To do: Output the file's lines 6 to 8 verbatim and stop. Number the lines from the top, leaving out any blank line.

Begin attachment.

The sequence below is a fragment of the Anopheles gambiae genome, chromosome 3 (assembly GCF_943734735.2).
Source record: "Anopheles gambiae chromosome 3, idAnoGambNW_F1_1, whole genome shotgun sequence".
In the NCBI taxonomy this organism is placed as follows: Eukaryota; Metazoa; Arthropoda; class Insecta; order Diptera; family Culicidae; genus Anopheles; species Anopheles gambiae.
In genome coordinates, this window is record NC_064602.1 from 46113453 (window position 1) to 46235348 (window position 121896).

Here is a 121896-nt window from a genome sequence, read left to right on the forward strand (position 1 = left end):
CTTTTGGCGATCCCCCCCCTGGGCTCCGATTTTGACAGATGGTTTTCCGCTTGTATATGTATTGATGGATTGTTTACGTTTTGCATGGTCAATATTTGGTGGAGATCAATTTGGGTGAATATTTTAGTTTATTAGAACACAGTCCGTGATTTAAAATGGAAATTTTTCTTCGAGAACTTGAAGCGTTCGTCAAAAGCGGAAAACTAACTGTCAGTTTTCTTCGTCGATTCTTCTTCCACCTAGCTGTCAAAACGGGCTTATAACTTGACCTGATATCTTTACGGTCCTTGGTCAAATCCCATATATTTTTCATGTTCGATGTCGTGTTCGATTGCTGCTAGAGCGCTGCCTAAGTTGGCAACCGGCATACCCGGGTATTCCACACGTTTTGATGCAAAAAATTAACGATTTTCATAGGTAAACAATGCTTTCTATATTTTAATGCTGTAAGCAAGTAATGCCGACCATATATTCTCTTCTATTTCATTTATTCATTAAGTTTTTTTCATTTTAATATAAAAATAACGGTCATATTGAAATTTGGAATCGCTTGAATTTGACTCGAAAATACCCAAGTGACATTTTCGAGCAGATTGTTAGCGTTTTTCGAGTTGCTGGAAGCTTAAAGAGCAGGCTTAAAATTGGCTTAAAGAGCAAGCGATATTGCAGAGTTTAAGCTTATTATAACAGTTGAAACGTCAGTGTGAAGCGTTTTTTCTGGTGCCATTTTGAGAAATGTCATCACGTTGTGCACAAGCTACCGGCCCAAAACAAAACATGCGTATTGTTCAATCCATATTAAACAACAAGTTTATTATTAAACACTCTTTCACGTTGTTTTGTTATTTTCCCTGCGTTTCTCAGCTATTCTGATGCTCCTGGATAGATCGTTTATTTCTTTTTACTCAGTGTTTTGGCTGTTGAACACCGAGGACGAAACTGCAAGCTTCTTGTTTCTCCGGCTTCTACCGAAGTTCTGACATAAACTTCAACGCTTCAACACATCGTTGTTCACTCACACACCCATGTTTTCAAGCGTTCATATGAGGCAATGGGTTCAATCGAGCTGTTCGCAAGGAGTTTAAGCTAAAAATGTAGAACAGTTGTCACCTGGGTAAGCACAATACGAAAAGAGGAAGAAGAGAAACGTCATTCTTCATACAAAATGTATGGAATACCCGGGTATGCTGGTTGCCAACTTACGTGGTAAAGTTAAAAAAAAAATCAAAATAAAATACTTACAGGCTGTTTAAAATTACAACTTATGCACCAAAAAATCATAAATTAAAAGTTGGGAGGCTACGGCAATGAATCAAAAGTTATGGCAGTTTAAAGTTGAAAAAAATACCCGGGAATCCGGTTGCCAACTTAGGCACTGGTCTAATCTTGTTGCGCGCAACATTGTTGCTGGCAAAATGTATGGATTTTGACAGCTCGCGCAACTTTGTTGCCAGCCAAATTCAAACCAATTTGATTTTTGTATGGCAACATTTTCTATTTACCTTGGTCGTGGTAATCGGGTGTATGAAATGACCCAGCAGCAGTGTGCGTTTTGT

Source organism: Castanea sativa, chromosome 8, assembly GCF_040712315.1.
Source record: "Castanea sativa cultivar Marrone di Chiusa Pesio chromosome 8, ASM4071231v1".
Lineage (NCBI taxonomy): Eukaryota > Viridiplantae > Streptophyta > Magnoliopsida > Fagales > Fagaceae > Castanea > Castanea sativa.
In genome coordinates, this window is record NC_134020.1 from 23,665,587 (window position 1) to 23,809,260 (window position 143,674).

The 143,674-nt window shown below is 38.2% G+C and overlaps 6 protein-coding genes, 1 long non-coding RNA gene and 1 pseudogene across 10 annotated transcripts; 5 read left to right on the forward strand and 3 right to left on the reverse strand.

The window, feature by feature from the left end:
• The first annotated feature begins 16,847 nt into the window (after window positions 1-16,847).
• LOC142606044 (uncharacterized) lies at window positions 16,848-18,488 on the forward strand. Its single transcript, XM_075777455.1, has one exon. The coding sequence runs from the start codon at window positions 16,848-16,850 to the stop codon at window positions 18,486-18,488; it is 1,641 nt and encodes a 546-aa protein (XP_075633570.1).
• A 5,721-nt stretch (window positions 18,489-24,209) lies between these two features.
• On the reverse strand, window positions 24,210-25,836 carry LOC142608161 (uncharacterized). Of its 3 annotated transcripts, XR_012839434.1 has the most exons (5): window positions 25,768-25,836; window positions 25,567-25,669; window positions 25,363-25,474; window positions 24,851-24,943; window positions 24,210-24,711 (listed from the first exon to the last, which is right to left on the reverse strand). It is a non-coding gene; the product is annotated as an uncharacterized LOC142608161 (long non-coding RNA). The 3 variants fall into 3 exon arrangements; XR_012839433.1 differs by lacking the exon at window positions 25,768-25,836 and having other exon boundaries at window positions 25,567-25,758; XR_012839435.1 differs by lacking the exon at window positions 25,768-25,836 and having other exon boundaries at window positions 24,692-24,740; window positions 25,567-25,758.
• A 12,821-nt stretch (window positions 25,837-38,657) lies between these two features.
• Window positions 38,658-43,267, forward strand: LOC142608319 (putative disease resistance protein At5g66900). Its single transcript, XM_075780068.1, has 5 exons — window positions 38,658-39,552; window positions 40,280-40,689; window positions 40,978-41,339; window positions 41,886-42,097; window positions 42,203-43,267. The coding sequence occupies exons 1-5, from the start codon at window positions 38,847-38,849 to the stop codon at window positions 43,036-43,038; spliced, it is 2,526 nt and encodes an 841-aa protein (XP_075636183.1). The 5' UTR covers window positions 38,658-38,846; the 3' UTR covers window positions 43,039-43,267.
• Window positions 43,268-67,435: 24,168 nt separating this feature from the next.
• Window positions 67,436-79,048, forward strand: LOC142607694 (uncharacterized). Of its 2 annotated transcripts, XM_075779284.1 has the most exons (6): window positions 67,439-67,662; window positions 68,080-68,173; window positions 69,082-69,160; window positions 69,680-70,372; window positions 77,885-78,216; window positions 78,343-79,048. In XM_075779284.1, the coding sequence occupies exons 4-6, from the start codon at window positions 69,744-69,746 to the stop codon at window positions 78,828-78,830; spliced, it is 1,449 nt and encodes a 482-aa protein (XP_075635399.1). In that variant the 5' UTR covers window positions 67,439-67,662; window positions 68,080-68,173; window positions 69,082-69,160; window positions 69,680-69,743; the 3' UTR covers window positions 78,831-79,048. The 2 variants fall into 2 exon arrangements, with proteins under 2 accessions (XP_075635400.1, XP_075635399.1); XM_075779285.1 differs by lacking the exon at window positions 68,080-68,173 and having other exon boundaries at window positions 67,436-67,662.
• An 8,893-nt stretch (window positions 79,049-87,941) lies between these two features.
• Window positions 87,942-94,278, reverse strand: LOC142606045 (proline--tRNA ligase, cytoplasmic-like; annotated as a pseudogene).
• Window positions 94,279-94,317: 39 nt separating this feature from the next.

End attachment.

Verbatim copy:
CTTTTGGCGATCCCCCCCCTGGGCTCCGATTTTGACAGATGGTTTTCCGCTTGTATATGTATTGATGGATTGTTTACGTTTTGCATGGTCAATATTTGGTGGAGATCAATTTGGGTGAATATTTTAGTTTATTAGAACACAGTCCGTGATTTAAAATGGAAATTTTTCTTCGAGAACTTGAAGCGTTCGTCAAAAGCGGAAAACTAACTGTCAGTTTTCTTCGTCGATTCTTCTTCCACCTAGCTGTCAAAACGGGCTTATAACTTGACCTGATATCTTTACGGTCCTTGGTCAAATCCCATATATTTTTCATGTTCGATGTCGTGTTCGATTGCTGCTAGAGCGCTGCCTAAGTTGGCAACCGGCATACCCGGGTATTCCACACGTTTTGATGCAAAAAATTAACGATTTTCATAGGTAAACAATGCTTTCTATATTTTAATGCTGTAAGCAAGTAATGCCGACCATATATTCTCTTCTATTTCATTTATTCATTAAGTTTTTTTCATTTTAATATAAAAATAACGGTCATATTGAAATTTGGAATCGCTTGAATTTGACTCGAAAATACCCAAGTGACATTTTCGAGCAGATTGTTAGCGTTTTTCGAGTTGCTGGAAGCTTAAAGAGCAGGCTTAAAATTGGCTTAAAGAGCAAGCGATATTGCAGAGTTTAAGCTTATTATAACAGTTGAAACGTCAGTGTGAAGCGTTTTTTCTGGTGCCATTTTGAGAAATGTCATCACGTTGTGCACAAGCTACCGGCCCAAAACAAAACATGCGTATTGTTCAATCCATATTAAACAACAAGTTTATTATTAAACACTCTTTCACGTTGTTTTGTTATTTTCCCTGCGTTTCTCAGCTATTCTGATGCTCCTGGATAGATCGTTTATTTCTTTTTACTCAGTGTTTTGGCTGTTGAACACCGAGGACGAAACTGCAAGCTTCTTGTTTCTCCGGCTTCTACCGAAGTTCTGACATAAACTTCAACGCTTCAACACATCGTTGTTCACTCACACACCCATGTTTTCAAGCGTTCATATGAGGCAATGGGTTCAATCGAGCTGTTCGCAAGGAGTTTAAGCTAAAAATGTAGAACAGTTGTCACCTGGGTAAGCACAATACGAAAAGAGGAAGAAGAGAAACGTCATTCTTCATACAAAATGTATGGAATACCCGGGTATGCTGGTTGCCAACTTACGTGGTAAAGTTAAAAAAAAAATCAAAATAAAATACTTACAGGCTGTTTAAAATTACAACTTATGCACCAAAAAATCATAAATTAAAAGTTGGGAGGCTACGGCAATGAATCAAAAGTTATGGCAGTTTAAAGTTGAAAAAAATACCCGGGAATCCGGTTGCCAACTTAGGCACTGGTCTAATCTTGTTGCGCGCAACATTGTTGCTGGCAAAATGTATGGATTTTGACAGCTCGCGCAACTTTGTTGCCAGCCAAATTCAAACCAATTTGATTTTTGTATGGCAACATTTTCTATTTACCTTGGTCGTGGTAATCGGGTGTATGAAATGACCCAGCAGCAGTGTGCGTTTTGT

Source organism: Castanea sativa, chromosome 8, assembly GCF_040712315.1.
Source record: "Castanea sativa cultivar Marrone di Chiusa Pesio chromosome 8, ASM4071231v1".